The West African nation of Sierra Leone is to hold elections on August 11 to replace President Ahmad Tejan Kabbah, who is credited with bringing the nation out of a decade-long civil war. Candidates are vying to replace Mr. Kabbah, who was first elected in 1996. Kari Barber reports from Freetown that discontent in the impoverished and war-torn nation means opposition candidates are finding a good deal of support.
Sierra Leone's recovery from the devastating civil war that ended in 2002 is a slow process. The economy is stagnant and infrastructure remains in disrepair. Thousands of former combatants and victims of brutal attacks by rebels struggle to reintegrate in a society with few opportunities.
Supporters of the opposition say the ruling Sierra Leone Peoples Party has not done enough to improve the diamond-rich nation's desperate situation.
Many are backing parliament minority leader Ernest Koroma, who has promised to expand the availability of electricity -- a top concern of voters.
President Ahmad Tejan Kabbah bid farewell to parliament after serving the maximum two terms. He is supporting his vice president, Soloman Berewa, to succeed him and provide continuity. "Today, five years on, thanks to the visionary leadership of my government coupled with the resilience of our people, Sierra Leone is now a safe, secure and stable country."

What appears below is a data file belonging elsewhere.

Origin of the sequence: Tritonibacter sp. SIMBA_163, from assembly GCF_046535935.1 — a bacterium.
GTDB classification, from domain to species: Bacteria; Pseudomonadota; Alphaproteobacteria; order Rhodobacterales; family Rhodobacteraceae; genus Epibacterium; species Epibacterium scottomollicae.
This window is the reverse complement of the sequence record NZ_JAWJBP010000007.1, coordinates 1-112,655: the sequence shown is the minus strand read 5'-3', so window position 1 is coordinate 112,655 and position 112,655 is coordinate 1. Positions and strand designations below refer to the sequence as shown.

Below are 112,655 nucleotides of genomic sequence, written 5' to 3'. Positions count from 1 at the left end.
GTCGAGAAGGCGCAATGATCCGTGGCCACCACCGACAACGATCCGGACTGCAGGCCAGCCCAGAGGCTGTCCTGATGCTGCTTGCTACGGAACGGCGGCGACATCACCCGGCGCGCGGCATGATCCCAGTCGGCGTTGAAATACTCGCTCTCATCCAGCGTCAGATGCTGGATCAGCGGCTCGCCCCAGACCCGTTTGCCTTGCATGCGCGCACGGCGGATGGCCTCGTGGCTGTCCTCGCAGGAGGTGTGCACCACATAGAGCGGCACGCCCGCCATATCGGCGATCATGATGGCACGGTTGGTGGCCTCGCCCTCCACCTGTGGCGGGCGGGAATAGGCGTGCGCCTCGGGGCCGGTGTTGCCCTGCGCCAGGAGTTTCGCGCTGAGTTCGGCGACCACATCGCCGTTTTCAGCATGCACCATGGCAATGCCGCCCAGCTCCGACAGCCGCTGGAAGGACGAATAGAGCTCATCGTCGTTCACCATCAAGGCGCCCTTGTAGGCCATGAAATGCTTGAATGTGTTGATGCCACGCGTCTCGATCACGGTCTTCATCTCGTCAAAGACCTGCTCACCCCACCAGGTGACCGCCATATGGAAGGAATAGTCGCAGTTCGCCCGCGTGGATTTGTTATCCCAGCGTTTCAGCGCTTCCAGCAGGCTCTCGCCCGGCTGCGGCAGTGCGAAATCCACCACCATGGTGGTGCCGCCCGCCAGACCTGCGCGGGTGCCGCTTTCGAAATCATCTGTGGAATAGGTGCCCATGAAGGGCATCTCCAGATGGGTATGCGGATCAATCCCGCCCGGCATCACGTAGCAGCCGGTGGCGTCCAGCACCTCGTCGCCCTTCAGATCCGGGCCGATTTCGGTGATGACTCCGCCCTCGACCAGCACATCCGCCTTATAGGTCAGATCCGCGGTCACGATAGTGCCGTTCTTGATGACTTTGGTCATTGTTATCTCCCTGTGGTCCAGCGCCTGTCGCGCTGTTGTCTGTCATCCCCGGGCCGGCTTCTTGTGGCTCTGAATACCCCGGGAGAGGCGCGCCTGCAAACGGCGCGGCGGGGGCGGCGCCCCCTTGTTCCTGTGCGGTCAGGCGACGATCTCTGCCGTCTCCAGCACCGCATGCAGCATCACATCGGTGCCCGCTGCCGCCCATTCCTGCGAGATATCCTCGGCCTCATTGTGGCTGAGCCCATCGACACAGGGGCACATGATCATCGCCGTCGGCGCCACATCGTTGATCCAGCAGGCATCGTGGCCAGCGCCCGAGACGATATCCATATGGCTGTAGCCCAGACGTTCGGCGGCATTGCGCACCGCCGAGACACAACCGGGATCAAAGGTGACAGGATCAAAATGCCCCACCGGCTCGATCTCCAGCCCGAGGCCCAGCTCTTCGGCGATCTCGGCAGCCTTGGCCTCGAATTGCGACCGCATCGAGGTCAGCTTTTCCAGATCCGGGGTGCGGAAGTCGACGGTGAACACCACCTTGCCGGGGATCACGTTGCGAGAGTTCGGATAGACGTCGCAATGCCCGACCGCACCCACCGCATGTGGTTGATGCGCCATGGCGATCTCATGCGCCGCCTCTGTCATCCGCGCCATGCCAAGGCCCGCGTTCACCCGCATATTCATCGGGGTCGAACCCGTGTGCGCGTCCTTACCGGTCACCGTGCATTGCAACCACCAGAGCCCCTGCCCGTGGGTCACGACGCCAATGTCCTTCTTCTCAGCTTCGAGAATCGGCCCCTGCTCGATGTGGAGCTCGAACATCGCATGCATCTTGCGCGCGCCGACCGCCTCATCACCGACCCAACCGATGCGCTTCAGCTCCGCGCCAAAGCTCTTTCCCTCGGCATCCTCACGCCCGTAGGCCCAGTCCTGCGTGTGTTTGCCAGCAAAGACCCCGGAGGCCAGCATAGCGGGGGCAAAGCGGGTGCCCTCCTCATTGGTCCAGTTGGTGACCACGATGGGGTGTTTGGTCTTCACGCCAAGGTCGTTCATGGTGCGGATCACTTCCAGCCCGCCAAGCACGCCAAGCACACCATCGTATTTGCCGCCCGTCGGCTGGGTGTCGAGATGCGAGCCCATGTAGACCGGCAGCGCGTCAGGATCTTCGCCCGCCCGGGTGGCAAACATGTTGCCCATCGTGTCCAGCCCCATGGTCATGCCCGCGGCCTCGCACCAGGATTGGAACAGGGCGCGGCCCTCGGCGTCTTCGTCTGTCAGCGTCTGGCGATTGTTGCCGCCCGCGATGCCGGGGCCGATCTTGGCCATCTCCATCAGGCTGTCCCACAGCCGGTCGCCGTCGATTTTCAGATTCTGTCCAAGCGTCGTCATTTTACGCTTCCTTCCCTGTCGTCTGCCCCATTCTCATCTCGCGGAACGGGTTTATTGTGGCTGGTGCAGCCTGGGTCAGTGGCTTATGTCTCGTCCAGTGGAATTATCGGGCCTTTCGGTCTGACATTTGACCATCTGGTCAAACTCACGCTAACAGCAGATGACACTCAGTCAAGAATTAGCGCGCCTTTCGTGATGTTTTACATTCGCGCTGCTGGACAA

However, some young voters say the government needs to do more than just stabilize the country, it needs to push forward to develop infrastructure to entice more foreign investment.
They support candidate Charles Margai, nephew of the country's first prime minister. Theophilus Sbenda edits an opposition newspaper. "We are taking the lead now. We are forcing our way. Our elders, I am sorry to say, have failed us to an extent that we cannot leave the running of the country in their hands any longer."
Societal ills that led to civil war are still present, and analysts say they could once again threaten the nation. For many, this election will be viewed as an indicator of Sierra Leone's progress toward stability.